Promotion as a solution to churn

As Great Reshuffle hits the shores of tech companies, they aim to keep the talent in the company as much as they can. Because hiring is too expensive. Hiring means engineering time spent in the interviews, opportunity cost due to lost productivity etc.

Companies started to increase the salaries and benefits of tech employees, but hey they can not give XX,XXX€ salary to a senior engineer, that bar is too high for this level. Then they decided to give out promotions Senior Engineers are becoming leads, architects or principals. So the company can match the monetary expectations.

And this resulted in what I meant with “title inflation”. In some interviews or in some companies we see Senior Engineers who can not draw a solution, Principal Engineers who can not design a system or leads who can not communicate with their team.

Also, we see this method as a way to speed up talent acquisition lately. Due to the Great Reshuffle, some companies just throw in title and compensation packages [9] to convince candidates.

Conclusion

On one hand, I don’t want to lose any colleagues due to the fact they want more money. On the other hand, I don’t find it correct to promote incapable engineers to the next step until they collect the necessary experience.

This brings me to a solution offering, which is raising the salary bands for the existing roles. This solution highly depends on my belief that most engineers do not really care about titles. As I said titles vary hugely in different companies so being a Senior in Company A or being a Principal in Company B may not have any difference as long as they earn the same.

In contrast, I can understand the employer. When it comes to “competitive salary levels” the sky is the limit and there is a border where the value provided by an engineer becomes less than their cost. So they can not keep raising the bands.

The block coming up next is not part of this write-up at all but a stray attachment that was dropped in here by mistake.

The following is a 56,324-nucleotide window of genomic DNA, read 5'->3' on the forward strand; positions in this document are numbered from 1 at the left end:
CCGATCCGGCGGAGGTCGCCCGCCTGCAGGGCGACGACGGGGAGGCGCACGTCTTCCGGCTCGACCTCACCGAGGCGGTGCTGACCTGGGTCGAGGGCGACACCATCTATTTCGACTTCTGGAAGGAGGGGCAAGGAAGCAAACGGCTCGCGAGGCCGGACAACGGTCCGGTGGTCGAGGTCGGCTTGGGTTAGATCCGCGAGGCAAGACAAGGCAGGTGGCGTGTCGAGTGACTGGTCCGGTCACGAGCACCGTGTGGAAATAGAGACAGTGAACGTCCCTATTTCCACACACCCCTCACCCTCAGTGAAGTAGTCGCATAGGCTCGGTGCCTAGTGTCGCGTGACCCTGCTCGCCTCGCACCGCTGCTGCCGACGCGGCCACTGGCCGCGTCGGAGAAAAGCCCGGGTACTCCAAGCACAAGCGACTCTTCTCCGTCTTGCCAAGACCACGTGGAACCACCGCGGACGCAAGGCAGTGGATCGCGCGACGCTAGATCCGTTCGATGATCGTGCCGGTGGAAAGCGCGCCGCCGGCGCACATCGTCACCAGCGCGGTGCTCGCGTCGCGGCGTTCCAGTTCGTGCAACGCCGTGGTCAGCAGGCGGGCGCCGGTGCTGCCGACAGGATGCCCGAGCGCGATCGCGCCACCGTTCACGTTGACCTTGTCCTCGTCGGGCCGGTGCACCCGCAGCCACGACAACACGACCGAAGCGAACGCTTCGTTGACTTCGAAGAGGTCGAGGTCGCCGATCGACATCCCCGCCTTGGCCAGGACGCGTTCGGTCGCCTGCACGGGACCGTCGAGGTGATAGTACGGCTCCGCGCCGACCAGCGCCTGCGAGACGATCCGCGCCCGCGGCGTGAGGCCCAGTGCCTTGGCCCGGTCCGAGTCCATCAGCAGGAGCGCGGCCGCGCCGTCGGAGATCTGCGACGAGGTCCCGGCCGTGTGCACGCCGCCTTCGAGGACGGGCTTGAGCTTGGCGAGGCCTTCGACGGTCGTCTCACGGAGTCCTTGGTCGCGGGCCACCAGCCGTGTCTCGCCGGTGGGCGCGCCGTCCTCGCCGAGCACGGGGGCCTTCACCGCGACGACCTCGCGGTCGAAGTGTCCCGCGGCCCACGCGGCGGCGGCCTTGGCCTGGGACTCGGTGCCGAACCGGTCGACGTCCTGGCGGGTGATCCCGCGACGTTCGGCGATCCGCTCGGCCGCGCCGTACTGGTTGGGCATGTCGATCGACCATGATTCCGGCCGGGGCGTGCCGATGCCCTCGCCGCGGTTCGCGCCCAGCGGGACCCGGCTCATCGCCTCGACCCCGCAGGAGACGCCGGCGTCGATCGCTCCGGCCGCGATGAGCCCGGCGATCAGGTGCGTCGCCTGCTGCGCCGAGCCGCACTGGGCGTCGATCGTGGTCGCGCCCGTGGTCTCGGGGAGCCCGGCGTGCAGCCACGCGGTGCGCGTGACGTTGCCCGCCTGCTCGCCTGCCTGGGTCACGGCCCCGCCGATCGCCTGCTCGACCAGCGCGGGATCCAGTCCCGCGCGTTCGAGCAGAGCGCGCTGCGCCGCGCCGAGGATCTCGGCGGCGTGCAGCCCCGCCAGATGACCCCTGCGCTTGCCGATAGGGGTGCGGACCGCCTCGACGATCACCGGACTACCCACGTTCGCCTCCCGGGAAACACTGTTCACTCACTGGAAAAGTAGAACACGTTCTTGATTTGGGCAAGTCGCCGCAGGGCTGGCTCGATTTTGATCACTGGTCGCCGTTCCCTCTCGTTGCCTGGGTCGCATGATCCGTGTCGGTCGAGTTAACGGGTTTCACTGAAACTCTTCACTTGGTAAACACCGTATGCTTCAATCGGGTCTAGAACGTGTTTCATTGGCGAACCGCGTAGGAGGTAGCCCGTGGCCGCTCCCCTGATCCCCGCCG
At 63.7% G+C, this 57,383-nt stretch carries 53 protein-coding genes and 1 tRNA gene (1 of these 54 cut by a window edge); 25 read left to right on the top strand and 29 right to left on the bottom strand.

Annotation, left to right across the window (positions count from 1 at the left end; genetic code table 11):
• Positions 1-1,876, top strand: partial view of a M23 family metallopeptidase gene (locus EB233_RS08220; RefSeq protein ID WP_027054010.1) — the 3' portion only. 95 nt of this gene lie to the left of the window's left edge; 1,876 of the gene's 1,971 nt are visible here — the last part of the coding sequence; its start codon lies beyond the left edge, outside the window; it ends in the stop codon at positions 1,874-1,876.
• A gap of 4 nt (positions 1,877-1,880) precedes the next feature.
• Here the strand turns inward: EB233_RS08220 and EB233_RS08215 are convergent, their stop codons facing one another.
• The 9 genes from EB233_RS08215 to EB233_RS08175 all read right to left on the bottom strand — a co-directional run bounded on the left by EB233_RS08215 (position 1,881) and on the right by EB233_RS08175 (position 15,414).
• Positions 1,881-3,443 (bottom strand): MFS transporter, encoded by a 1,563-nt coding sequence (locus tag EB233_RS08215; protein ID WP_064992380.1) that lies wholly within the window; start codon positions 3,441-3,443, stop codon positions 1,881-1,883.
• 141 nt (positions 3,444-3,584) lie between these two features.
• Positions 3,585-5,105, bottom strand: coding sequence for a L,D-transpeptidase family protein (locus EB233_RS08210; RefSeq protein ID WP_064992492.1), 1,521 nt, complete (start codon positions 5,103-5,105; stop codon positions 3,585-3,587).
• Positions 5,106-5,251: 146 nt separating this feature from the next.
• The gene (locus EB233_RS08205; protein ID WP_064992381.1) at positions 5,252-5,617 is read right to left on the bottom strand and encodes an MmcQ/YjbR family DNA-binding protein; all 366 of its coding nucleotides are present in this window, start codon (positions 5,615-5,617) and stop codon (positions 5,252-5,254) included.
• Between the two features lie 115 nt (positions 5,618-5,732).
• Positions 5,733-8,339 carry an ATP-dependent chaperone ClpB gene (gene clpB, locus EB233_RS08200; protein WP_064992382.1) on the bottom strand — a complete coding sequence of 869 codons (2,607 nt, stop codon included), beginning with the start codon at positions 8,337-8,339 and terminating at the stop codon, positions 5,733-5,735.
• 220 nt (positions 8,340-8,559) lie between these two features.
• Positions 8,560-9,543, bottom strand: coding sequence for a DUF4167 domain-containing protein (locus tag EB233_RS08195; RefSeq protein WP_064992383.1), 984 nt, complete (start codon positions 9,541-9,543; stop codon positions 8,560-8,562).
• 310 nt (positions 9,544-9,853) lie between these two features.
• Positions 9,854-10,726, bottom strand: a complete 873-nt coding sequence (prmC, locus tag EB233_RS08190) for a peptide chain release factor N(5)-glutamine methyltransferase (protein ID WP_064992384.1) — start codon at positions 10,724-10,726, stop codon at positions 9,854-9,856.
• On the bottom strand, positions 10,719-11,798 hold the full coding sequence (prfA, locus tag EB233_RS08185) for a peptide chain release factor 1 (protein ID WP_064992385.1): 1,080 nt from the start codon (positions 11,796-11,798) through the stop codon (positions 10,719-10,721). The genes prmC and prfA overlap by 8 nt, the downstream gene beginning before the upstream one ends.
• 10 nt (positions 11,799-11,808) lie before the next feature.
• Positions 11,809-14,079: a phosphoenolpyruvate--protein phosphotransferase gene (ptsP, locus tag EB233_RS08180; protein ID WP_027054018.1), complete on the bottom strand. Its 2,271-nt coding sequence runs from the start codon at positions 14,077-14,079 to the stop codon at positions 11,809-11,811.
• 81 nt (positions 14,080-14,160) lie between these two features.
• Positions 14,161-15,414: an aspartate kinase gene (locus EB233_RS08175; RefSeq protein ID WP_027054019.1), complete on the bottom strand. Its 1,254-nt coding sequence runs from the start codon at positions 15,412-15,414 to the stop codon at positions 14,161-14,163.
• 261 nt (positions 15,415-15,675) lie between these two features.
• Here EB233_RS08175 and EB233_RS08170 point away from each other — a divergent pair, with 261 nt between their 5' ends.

I really wonder what will the future bring in sense of titles and their expectations? What do you think?

References

[1] https://lattice.com/library/turnover-vs-attrition-decoding-two-of-hrs-most-important-metrics
[2] https://sprigghr.com/blog/hr-professionals/employee-attrition-vs-employee-turnover/
[3] https://en.wikipedia.org/wiki/Great_Resignation
[4] https://www.forbes.com/sites/markcperna/2021/11/09/4-ways-the-great-reshuffle-can-help-us-reimagine-the-employer-employee-dynamic/
[5] https://www.businessinsider.com/ceos-burning-out-joining-great-reshuffle-2021-11
[6] https://en.wikipedia.org/wiki/Job_title_inflation
[7] https://www.levels.fyi/?compare=Netflix,Google,Apple,Amazon,Facebook&track=Software%20Engineer
[8] https://linearb.io/blog/improve-developer-productivity-with-brain-time/
[9] https://twitter.com/rakyll/status/1456673672849068039

Leave a Reply

Fill in your details below or click an icon to log in:

WordPress.com Logo

You are commenting using your WordPress.com account. Log Out /  Change )

Google photo

You are commenting using your Google account. Log Out /  Change )

Twitter picture

You are commenting using your Twitter account. Log Out /  Change )

Facebook photo

You are commenting using your Facebook account. Log Out /  Change )

Connecting to %s